// at the default reload rate (defined up top)
wire [(TIMING_BITS-1):0] w_reload_value;
reg [(TIMING_BITS-1):0] r_reload_value;
initial r_reload_value = DEFAULT_RELOAD;
always @(posedge i_clk) // Data write
if ((i_wb_stb)&&(i_wb_addr)&&(i_wb_we))
r_reload_value <= i_wb_data[(TIMING_BITS-1):0] - 1'b1;
assign w_reload_value = r_reload_value;
end else begin
assign w_reload_value = DEFAULT_RELOAD;
end endgenerate
// The next value timer
// We'll want a new sample every w_reload_value clocks. When the
// timer hits zero, the signal ztimer (zero timer) will also be
// set--allowing following logic to depend upon it.
reg ztimer;
reg [(TIMING_BITS-1):0] timer;
initial timer = DEFAULT_RELOAD;
initial ztimer= 1'b0;
always @(posedge i_clk)
if (i_reset)
ztimer <= 1'b0;
ztimer <= (timer == { {(TIMING_BITS-1){1'b0}}, 1'b1 });
always @(posedge i_clk)
if ((ztimer)||(i_reset))
timer <= w_reload_value;
timer <= timer - {{(TIMING_BITS-1){1'b0}},1'b1};
// Whenever the timer runs out, accept the next value from the single
// sample buffer.
reg [15:0] sample_out;
always @(posedge i_clk)
if (ztimer)
sample_out <= next_sample;
// Control what's in the single sample buffer, next_sample, as well as
// whether or not it's a valid sample. Specifically, if next_valid is
// false, then the sample buffer needs a new value. Once the buffer
// has a value within it, further writes will just quietly overwrite
// this value.
reg [15:0] next_sample;
reg next_valid;
initial next_valid = 1'b1;
initial next_sample = 16'h8000;
always @(posedge i_clk) // Data write
if ((i_wb_stb)&&(i_wb_we)
// Write with two's complement data, convert it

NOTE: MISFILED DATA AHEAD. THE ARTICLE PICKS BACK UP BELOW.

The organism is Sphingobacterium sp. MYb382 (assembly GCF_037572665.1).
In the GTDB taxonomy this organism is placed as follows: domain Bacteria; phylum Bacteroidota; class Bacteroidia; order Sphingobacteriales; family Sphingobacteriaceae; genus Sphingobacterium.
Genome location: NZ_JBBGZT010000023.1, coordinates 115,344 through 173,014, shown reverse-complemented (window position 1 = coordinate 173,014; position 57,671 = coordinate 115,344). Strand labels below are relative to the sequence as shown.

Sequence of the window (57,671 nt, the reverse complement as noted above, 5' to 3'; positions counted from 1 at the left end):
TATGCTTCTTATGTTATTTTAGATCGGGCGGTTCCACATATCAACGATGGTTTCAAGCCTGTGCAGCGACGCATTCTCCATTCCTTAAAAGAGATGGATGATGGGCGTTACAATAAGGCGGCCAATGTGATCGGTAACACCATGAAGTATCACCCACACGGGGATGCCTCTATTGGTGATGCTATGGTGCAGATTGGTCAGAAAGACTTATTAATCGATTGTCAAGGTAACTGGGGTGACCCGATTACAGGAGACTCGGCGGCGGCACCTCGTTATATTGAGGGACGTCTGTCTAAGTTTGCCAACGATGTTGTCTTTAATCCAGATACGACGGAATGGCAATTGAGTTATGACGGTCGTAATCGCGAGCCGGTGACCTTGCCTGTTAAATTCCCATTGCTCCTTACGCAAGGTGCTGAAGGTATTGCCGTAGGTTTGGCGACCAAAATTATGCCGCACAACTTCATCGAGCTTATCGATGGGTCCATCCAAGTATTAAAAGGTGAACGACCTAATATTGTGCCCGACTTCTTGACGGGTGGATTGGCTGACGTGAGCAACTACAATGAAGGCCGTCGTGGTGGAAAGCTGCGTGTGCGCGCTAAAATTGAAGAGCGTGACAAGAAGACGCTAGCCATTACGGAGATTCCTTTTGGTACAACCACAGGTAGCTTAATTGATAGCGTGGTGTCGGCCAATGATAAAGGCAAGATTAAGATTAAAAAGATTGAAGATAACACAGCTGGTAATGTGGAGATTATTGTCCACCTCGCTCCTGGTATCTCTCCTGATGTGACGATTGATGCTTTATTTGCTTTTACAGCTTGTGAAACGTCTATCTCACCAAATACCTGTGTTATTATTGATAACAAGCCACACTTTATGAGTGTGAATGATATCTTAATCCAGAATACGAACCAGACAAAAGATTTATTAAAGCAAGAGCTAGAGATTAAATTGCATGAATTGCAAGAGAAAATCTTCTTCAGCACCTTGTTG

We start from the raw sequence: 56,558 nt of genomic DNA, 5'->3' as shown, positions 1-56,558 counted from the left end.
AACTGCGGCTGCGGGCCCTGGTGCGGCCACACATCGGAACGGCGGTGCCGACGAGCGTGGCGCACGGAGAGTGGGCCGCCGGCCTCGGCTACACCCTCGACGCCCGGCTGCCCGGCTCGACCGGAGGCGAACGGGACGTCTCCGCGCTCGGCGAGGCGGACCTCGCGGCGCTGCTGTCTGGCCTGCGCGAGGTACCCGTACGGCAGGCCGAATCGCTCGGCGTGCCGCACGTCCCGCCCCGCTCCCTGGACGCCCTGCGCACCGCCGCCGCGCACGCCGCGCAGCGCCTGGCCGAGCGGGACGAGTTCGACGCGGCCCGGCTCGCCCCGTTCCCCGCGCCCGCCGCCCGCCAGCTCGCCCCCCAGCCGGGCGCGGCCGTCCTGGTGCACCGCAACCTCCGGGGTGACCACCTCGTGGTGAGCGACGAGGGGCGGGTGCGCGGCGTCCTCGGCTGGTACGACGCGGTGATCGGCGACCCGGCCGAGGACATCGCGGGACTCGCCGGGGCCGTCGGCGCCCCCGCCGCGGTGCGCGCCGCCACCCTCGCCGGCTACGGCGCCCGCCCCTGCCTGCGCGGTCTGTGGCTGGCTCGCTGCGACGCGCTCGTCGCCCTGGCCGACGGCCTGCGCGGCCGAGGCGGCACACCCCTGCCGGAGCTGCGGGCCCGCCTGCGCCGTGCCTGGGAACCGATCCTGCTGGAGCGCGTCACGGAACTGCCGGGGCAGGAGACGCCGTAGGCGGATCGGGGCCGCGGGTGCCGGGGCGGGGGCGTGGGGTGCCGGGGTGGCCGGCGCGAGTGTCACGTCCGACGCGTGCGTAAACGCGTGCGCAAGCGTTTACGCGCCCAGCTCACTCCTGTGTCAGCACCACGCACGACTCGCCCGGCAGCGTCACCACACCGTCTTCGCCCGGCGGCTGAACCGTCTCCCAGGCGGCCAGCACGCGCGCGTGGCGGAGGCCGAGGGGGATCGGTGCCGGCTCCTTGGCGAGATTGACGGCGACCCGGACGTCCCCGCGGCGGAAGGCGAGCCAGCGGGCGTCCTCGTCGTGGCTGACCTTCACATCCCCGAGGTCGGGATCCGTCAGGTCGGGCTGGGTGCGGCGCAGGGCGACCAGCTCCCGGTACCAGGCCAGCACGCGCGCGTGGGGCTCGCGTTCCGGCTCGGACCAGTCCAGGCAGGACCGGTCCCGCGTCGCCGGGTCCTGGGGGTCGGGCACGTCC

// internally to an unsigned binary offset
// representation
next_sample <= { !i_wb_data[15], i_wb_data[14:0] };
next_valid <= 1'b1;
if (i_wb_data[16])
o_aux <= i_wb_data[(NAUX+20-1):20];
end else if (ztimer)
next_valid <= 1'b0;
// If the value in our sample buffer isn't valid, create an interrupt
// that can be sent to a processor to know when to send a new sample.
// This output can also be used to control a read from a FIFO as well,
// depending on how you wish to use the core.
assign o_int = (!next_valid);
// To generate our waveform, we'll compare our sample value against
// a bit reversed counter. This counter is kept in pwm_counter.
// The choice of a 16-bit counter is arbitrary, but it was made to
// match the sixteen bits of the input
reg [15:0] pwm_counter;
initial pwm_counter = 16'h00;
always @(posedge i_clk)
if (i_reset)
pwm_counter <= 16'h0;
pwm_counter <= pwm_counter + 16'h01;
// Bit-reverse the counter
wire [15:0] br_counter;
genvar k;
generate for(k=0; k<16; k=k+1)
begin : bit_reversal_loop
assign br_counter[k] = pwm_counter[15-k];
end endgenerate
// Apply our comparison to determine the next output bit
always @(posedge i_clk)
o_pwm <= (sample_out >= br_counter);
// Handle the bus return traffic.
// If we are running off of a fixed rate, then just return
// the current setting of the aux registers, the current
// interrupt value, and the current sample we are outputting.
assign o_wb_data = { {(12-NAUX){1'b0}}, o_aux,
3'h0, o_int, sample_out };
end else begin
// On the other hand, if we have been built to support a
// variable sample rate, then return the reload value for
// address one but otherwise the data value (above) for address
// zero.
reg [31:0] r_wb_data;
always @(posedge i_clk)
if (i_wb_addr)
r_wb_data <= { (32-TIMING_BITS),w_reload_value};
r_wb_data <= { {(12-NAUX){1'b0}}, o_aux,
3'h0, o_int, sample_out };
assign o_wb_data = r_wb_data;
end endgenerate
// Always ack on the clock following any request
initial o_wb_ack = 1'b0;
always @(posedge i_clk)
o_wb_ack <= (i_wb_stb);
// Never stall
assign o_wb_stall = 1'b0;
// Make Verilator happy. Since we aren't using all of the bits from
// the bus, Verilator -Wall will complain. This just informs
// V*rilator that we already know these bits aren't being used.
// verilator lint_off UNUSED
wire [14:0] unused;
assign unused = { i_wb_cyc, i_wb_data[31:21], i_wb_data[19:17] };
// verilator lint_on UNUSED